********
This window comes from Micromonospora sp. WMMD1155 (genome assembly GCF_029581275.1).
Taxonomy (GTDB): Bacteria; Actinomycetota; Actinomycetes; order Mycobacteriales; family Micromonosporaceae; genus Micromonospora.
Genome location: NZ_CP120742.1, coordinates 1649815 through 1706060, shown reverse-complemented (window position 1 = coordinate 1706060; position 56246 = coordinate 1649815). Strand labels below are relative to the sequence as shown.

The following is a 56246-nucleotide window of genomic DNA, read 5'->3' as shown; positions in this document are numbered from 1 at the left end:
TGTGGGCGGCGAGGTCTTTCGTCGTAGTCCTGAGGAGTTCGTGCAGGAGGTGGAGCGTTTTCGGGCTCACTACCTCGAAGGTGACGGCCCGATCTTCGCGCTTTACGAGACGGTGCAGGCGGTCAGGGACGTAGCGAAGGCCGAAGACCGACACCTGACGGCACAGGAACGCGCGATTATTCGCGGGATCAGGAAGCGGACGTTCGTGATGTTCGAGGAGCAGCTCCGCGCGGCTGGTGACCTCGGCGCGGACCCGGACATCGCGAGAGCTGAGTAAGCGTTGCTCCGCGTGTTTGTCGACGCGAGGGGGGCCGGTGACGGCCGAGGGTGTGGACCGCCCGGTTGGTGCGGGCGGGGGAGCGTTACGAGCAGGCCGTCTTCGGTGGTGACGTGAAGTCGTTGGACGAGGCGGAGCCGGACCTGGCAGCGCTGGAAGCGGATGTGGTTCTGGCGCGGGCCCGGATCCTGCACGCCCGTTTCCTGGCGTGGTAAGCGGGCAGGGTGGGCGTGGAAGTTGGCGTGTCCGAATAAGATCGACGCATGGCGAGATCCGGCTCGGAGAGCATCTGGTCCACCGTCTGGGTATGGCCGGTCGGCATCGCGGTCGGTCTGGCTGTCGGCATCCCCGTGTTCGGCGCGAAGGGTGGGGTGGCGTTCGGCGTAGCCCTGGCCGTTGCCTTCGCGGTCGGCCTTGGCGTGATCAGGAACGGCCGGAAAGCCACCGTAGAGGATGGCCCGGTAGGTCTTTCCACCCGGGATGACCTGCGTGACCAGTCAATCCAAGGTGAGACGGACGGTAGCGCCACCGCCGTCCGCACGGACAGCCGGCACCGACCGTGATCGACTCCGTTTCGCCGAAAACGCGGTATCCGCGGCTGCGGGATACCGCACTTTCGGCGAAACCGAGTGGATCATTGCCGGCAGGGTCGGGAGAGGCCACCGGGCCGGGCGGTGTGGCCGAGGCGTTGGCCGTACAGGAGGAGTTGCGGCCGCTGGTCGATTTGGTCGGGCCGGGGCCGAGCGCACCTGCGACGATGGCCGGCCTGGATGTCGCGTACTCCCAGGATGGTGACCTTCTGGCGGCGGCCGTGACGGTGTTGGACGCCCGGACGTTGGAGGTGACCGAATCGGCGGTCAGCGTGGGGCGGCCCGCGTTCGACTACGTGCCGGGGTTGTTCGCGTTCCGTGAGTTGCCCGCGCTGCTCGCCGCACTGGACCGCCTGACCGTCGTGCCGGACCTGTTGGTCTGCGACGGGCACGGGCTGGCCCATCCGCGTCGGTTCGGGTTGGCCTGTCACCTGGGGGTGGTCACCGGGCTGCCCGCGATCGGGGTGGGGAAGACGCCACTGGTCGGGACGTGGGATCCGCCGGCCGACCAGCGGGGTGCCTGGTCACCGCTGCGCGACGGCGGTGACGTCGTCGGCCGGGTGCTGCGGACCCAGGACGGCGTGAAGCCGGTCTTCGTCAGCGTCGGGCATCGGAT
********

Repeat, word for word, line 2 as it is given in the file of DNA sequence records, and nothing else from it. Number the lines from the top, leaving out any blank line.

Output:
Taxonomy (GTDB): Bacteria; Actinomycetota; Actinomycetes; order Mycobacteriales; family Micromonosporaceae; genus Micromonospora.